My plan is to use this (these) page(s) as a place for members to share some of their memories that don't qualify as "stories".

From Jeff Koehler

The day  I reported for duty on the USS Jesse L. Brown was the very same day that it arrived back to home port in Charleston from a Middle East cruise in 1976.

The JLB stayed pier side for two or three weeks after coming home from the Middle East. A lot of Plank Owners were getting discharged and there were also a lot of "short timers" with a little time left on their enlistment.

I remember Rick Peno. He was close to discharge when I boarded the ship. I am thinking he was from Texas. Rick if you read this, there was a HT that you were friends with and his name was Pete and also like you, a Plank Owner. Pete showed me around and what my jobs would be. I quickly became friends with him before he was discharged.

Does anyone remember a Hull Tech with the name Pete that was a Plank Owner?

Getting back to my story, we finally went to sea for 2 or 3 days. It was my first time to sea. Of course greasy chili was being served for lunch chow……(seemed like when ever several new sailors came aboard, chili was on the menu).  Later on,that day, and the first evening at sea, I was in chow line with HT Pete when it came over the intercom "On the USS Jessie L. Brown, this is NOT A DRILL, I REPEAT, THIS IS NOT A DRILL, Fire! Fire! fire in the emergency diesel room! I grabbed an OBA that was in a small locker in the passageway close to the chow hall. The fire was just on the other side of the chow hall across from the Chief's lounge. I remember all the black smoke and the orange flames as we entered the compartment manned with the fire hoses. We got the fire put out with no problems or injuries. What a memory of the first time out to sea. Does anyone else remember that fire?
Jeff Koehler

Bill Blackmon
JLB from 1975 -1977.

I can say that I don't have a lot of memories of my time on the JLB, but the one's I do have I can still visualize them as if it was yesterday.
Med. cruise of 76.  Someone posted that their favorite port was Gaeta, Italy.  I remember the hillsides of Gaeta were covered in roses.  We anchored and they ran the liberty boats.  The swells got extremely high and they didn't run the boats for 2 days so the mates that were already on the beach got to stay there.  Was that why it was your favorite port?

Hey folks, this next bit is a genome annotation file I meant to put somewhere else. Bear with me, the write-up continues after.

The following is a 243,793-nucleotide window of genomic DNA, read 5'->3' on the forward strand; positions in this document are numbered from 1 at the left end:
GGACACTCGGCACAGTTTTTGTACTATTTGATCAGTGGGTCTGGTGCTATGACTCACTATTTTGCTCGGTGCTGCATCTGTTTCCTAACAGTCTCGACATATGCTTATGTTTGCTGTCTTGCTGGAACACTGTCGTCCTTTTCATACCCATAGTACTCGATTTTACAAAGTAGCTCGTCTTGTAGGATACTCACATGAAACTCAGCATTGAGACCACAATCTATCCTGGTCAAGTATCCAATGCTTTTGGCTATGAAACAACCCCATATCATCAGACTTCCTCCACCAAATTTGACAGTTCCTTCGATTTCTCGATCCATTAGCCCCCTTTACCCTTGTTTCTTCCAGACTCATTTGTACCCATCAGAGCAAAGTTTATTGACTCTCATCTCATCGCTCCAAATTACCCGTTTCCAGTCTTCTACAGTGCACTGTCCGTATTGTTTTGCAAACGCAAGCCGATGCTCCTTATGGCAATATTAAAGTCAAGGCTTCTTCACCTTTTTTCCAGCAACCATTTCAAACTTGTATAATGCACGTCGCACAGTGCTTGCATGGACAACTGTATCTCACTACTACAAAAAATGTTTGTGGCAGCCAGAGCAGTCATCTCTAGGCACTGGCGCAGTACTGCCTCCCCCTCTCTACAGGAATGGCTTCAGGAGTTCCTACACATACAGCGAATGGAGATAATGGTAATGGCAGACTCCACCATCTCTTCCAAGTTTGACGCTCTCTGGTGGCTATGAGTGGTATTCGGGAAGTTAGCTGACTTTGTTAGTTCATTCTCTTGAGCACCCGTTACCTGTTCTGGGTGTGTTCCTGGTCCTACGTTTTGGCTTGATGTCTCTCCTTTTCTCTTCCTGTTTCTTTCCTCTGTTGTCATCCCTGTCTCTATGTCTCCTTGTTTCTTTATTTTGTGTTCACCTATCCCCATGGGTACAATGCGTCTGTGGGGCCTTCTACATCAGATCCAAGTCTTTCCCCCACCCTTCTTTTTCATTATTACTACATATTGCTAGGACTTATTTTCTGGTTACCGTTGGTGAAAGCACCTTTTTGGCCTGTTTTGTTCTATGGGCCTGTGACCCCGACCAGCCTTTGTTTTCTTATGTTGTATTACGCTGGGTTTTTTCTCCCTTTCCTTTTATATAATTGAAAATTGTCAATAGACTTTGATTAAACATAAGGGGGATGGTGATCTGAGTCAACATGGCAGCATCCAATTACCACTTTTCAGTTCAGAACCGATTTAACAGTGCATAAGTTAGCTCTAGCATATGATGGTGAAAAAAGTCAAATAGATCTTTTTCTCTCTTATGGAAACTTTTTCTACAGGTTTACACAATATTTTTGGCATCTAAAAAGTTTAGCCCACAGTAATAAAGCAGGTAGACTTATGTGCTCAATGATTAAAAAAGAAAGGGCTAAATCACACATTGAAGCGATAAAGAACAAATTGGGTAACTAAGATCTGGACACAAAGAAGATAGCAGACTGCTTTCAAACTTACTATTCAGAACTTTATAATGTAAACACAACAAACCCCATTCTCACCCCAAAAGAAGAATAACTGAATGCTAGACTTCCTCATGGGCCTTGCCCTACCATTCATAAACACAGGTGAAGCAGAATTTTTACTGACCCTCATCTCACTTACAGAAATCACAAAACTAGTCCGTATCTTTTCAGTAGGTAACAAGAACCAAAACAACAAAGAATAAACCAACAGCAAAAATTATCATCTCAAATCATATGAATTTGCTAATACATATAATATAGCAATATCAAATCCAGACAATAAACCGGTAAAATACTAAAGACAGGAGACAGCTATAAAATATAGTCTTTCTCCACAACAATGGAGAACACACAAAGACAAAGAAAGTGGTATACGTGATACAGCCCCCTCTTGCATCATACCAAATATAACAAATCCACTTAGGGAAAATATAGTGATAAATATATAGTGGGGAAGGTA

I remember when we got the Battle "E" Ribbon.

We not only got close to the drone - we shot it out of the air.

We made our turn to take our shots at a freighter several miles away.  The guys in Weapons did their job!  Once they got their "target", they hit it dead center and it sank before anyone else got to shoot at it!

Another post talked about how cold it was in Maine.  I was your YN Striker while in the yards.  I typed and then printed your Plan of the Day. I think my XO was named Heinke.     I tried to have it done by Liberty Call each day at 16:15 - but there were several days that I didn't catch the bus to the barracks.  Guess who hitch hiked in that cold, cold Maine snow?  I am thankful that I was allowed to wear my civilian brown snow boots while on duty!  They were supposed to handle 30 degrees below zero and they were a lifesaver!

Remember right outside the gate at the yards, they had a sandwich shop that made the best cheesesteak sandwich I have ever eaten and it wasn't unusual for me to be carrying an order of 25 sandwiches back to the ship.

Do you remember heading to Newport, R.I. and going through Cape Hatteras?  Bouncing like a cork!   I think everyone got sick that day!
Bill Blackmon

From Richard Peno

I was on board for the med cruise in '74. I remember "dropping the load" not long after we left Naples. It was strange when we were floating waiting for the tug to get us. I remember sitting in electric central (with battle lanterns lit) listening to the waves outside the hull.